Jo Haywood and Andy Bulmer follow a batch of coffee beans on their 5,500-mile journey to Yorkshire

PUBLISHED: 11:54 25 March 2011 | UPDATED: 19:05 20 February 2013

Jo Haywood and  Andy Bulmer follow a batch of coffee beans on their 5,500-mile  journey to Yorkshire

Jo Haywood and Andy Bulmer follow a batch of coffee beans on their 5,500-mile journey to Yorkshire

In the second of their exclusive reports from El Salvador, Jo Haywood and Andy Bulmer follow a batch of coffee beans on their 5,500-mile journey to Yorkshire

The sound of slurping is intensifying, echoing round the rapidly darkening room as the sun goes down on another busy day at El Borbollon mill in El Salvador.

In any other situation, the sight and sound of grown men gurning and spitting their way round a table would elicit embarrassed titters, but this is no laughing matter. Coffee cupping is a serious business. It can make or break a blend, with one bad slurp leading to a bad day for an already hard-pressed producer.

Taylors of Harrogate head coffee buyer Mike Riley, a professional Q grade cupper accredited by the international Coffee Quality Institute, is bent double, passing quickly from cup to cup, sniffing, stirring and slurping as he talks in hushed tones to mill owner Eduardo Alvarez about the distinctive qualities of each brew.

He has cupped many thousands of coffees over the years, but even he can still be surprised by something new. As he reaches the end of the table and plunges into his 20th cup, he stops dead in his tracks. He straightens, looking quizzically at his Salvadorian host while continuing to swish the coffee round his mouth.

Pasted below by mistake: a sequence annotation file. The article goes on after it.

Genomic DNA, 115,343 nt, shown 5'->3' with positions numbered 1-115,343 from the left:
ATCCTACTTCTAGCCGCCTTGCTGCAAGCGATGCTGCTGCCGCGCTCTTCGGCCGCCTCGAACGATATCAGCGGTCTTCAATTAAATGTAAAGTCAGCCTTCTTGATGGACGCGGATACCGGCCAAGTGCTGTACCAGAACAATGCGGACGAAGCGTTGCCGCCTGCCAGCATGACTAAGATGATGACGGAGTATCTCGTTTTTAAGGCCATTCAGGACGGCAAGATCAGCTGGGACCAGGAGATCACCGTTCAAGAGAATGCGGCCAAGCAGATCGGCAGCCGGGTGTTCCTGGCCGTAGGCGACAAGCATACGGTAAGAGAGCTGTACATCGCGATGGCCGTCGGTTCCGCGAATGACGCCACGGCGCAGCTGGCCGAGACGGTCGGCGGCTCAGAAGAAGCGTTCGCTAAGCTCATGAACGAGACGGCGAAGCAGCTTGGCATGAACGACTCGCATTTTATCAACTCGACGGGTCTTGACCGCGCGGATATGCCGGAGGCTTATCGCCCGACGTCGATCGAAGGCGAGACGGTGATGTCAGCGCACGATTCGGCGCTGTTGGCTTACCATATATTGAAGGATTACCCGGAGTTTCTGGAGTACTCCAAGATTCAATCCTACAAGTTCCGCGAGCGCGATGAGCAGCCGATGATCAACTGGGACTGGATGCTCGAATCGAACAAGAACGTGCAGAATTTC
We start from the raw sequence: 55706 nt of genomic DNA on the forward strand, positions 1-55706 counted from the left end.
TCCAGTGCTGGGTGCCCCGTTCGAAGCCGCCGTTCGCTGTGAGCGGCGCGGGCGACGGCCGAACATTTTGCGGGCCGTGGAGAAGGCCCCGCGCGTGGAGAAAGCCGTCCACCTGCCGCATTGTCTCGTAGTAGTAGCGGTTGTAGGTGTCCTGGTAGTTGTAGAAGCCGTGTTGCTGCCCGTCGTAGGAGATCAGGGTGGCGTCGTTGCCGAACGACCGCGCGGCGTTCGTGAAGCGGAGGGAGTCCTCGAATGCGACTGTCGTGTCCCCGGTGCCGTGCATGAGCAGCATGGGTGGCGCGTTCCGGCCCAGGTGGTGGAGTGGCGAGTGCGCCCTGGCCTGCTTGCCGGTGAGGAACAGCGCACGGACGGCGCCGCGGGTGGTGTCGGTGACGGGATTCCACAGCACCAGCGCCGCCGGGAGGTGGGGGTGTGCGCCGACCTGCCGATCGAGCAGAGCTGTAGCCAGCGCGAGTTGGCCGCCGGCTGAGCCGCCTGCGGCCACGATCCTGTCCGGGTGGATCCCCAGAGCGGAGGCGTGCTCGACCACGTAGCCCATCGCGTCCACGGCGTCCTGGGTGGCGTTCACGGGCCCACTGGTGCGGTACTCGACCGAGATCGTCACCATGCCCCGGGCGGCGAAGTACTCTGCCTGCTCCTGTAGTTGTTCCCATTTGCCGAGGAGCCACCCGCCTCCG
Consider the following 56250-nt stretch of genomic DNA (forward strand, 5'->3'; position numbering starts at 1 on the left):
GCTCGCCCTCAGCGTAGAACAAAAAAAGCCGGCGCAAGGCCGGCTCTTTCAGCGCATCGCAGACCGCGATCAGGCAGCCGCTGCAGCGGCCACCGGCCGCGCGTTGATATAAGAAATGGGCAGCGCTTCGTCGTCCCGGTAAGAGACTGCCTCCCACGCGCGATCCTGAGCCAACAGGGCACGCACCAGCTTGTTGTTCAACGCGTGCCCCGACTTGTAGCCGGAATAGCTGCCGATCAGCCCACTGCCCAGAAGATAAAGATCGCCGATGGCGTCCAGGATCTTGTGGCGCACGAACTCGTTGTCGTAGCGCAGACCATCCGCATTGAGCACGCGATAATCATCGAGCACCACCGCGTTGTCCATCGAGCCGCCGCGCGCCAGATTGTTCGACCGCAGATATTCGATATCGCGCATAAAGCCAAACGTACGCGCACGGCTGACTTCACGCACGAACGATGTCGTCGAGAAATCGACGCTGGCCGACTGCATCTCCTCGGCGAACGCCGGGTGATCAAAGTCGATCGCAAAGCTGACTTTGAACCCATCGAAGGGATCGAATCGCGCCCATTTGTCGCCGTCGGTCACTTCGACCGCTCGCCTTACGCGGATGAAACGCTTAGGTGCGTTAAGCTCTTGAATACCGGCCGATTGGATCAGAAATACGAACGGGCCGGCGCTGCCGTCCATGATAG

Now this is new; this is very, very new, he says appreciatively after spitting out the well-slurped liquid. Its got lots of fruit, an intense apricotiness, and the length of that flavour just goes on and on. What a treat. I want more of that. I really must have more of that.

Eduardo explains that the coffee has been blended from yellow bourbon cherries as opposed to the usual rich red, prompting Mike to ask Joe Molina, a plantation manager who supplies Taylors with tonnes of cherries every year, to source him some yellow even if its only a tiny amount for a special blend for Bettys tearooms.

This is what its all about, he says. This is why I still get excited about coffee. Cupping with people who are serious about coffee is a complete joy every time.

But were getting ahead of ourselves. Great coffee doesnt start at the cupping stage, it starts much earlier than that when the plants first sprout from the soil.

Ernesto Sol grows 9,000 new plants a year at his Salvadorian finca (farm), La Sabaneta, which has been in his family since 1880. It sits high on the side of a mountain beside El Chingo volcano overlooking Guatemala (you can cross from one country to the other on his plantation) and is home to as many as 250 workers during the picking season, giving it the
friendly, neighbourly atmosphere of a small village.

Things have changed in the 20 years since I took over the finca, he explained over lunch and several glasses of rum (he rarely drinks coffee, and if he does its instant with lots of sugar). We have better fertiliser, better checking of the plants, less shade and more sunshine. We also make sure our workers are well treated. I make sure they get all the benefits they need, and they love me like a father in return. They also extend that loving feeling to the coffee plants, which fruit after two years and can be productive for between 50 and 80 years.

Ernesto has been supplying coffee to Taylors since 2009 after being introduced to Mike by Joe, his friend and fellow farmer. And it was on Joes farm the Bosque Lya plantation owned by his mother-in-law Lya Castenada that we witnessed the next vital stage of the coffee-making process: the cherry picking.

On the day of our visit, the pickers weighed in 178 sacks each containing 150lbs of cherries. They are paid $1.20 per aroba (25lbs of cherries) and earn around $10 a day, which might not seem a lot in our terms but is a living wage in El Salvador and more than workers at other plantations take home.